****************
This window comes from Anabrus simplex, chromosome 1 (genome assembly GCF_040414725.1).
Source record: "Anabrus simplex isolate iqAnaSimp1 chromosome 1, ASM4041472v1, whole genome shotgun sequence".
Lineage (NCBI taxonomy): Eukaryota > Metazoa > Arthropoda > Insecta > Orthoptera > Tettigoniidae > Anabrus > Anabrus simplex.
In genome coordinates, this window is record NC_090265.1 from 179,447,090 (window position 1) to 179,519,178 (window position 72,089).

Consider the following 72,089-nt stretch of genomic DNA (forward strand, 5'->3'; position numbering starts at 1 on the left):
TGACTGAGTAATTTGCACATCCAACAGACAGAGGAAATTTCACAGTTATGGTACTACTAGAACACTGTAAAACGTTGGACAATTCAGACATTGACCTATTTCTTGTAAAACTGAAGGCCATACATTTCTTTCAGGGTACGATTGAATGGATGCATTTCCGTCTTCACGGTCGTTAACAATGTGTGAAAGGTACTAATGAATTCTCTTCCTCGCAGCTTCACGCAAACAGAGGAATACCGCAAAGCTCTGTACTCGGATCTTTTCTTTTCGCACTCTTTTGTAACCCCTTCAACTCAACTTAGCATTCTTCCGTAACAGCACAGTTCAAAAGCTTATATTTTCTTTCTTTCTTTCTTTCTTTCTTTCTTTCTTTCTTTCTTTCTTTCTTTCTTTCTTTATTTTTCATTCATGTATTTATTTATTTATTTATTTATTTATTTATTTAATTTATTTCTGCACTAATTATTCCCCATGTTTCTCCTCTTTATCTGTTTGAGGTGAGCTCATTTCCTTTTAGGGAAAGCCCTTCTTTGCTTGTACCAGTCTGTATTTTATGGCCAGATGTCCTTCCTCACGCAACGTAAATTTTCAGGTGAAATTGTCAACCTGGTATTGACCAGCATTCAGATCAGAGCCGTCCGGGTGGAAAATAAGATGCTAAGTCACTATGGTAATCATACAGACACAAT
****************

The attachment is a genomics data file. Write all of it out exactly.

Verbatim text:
This window comes from Anabrus simplex, chromosome 1 (genome assembly GCF_040414725.1).
Source record: "Anabrus simplex isolate iqAnaSimp1 chromosome 1, ASM4041472v1, whole genome shotgun sequence".
Lineage (NCBI taxonomy): Eukaryota > Metazoa > Arthropoda > Insecta > Orthoptera > Tettigoniidae > Anabrus > Anabrus simplex.
In genome coordinates, this window is record NC_090265.1 from 179,447,090 (window position 1) to 179,519,178 (window position 72,089).

Consider the following 72,089-nt stretch of genomic DNA (forward strand, 5'->3'; position numbering starts at 1 on the left):
TGACTGAGTAATTTGCACATCCAACAGACAGAGGAAATTTCACAGTTATGGTACTACTAGAACACTGTAAAACGTTGGACAATTCAGACATTGACCTATTTCTTGTAAAACTGAAGGCCATACATTTCTTTCAGGGTACGATTGAATGGATGCATTTCCGTCTTCACGGTCGTTAACAATGTGTGAAAGGTACTAATGAATTCTCTTCCTCGCAGCTTCACGCAAACAGAGGAATACCGCAAAGCTCTGTACTCGGATCTTTTCTTTTCGCACTCTTTTGTAACCCCTTCAACTCAACTTAGCATTCTTCCGTAACAGCACAGTTCAAAAGCTTATATTTTCTTTCTTTCTTTCTTTCTTTCTTTCTTTCTTTCTTTCTTTCTTTCTTTCTTTCTTTATTTTTCATTCATGTATTTATTTATTTATTTATTTATTTATTTATTTAATTTATTTCTGCACTAATTATTCCCCATGTTTCTCCTCTTTATCTGTTTGAGGTGAGCTCATTTCCTTTTAGGGAAAGCCCTTCTTTGCTTGTACCAGTCTGTATTTTATGGCCAGATGTCCTTCCTCACGCAACGTAAATTTTCAGGTGAAATTGTCAACCTGGTATTGACCAGCATTCAGATCAGAGCCGTCCGGGTGGAAAATAAGATGCTAAGTCACTATGGTAATCATACAGACACAAT